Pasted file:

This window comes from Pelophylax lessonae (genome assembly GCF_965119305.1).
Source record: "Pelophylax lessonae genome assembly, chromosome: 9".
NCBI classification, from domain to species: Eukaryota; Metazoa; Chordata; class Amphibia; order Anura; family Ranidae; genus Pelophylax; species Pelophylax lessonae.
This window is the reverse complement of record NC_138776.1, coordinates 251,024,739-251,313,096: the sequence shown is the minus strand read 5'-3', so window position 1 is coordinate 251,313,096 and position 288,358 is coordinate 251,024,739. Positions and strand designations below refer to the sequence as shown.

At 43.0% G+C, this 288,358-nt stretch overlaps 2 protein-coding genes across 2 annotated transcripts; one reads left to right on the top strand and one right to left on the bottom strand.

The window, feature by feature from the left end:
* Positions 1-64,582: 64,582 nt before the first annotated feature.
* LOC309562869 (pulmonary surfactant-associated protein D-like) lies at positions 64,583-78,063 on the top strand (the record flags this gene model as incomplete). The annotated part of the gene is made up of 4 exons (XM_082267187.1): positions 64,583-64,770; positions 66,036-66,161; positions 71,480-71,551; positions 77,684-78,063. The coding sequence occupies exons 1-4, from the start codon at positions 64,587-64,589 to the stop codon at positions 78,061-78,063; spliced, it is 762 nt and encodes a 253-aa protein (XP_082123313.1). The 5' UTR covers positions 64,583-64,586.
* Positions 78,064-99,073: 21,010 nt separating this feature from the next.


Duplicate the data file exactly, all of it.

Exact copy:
This window comes from Pelophylax lessonae (genome assembly GCF_965119305.1).
Source record: "Pelophylax lessonae genome assembly, chromosome: 9".
NCBI classification, from domain to species: Eukaryota; Metazoa; Chordata; class Amphibia; order Anura; family Ranidae; genus Pelophylax; species Pelophylax lessonae.
This window is the reverse complement of record NC_138776.1, coordinates 251,024,739-251,313,096: the sequence shown is the minus strand read 5'-3', so window position 1 is coordinate 251,313,096 and position 288,358 is coordinate 251,024,739. Positions and strand designations below refer to the sequence as shown.

At 43.0% G+C, this 288,358-nt stretch overlaps 2 protein-coding genes across 2 annotated transcripts; one reads left to right on the top strand and one right to left on the bottom strand.

The window, feature by feature from the left end:
* Positions 1-64,582: 64,582 nt before the first annotated feature.
* LOC309562869 (pulmonary surfactant-associated protein D-like) lies at positions 64,583-78,063 on the top strand (the record flags this gene model as incomplete). The annotated part of the gene is made up of 4 exons (XM_082267187.1): positions 64,583-64,770; positions 66,036-66,161; positions 71,480-71,551; positions 77,684-78,063. The coding sequence occupies exons 1-4, from the start codon at positions 64,587-64,589 to the stop codon at positions 78,061-78,063; spliced, it is 762 nt and encodes a 253-aa protein (XP_082123313.1). The 5' UTR covers positions 64,583-64,586.
* Positions 78,064-99,073: 21,010 nt separating this feature from the next.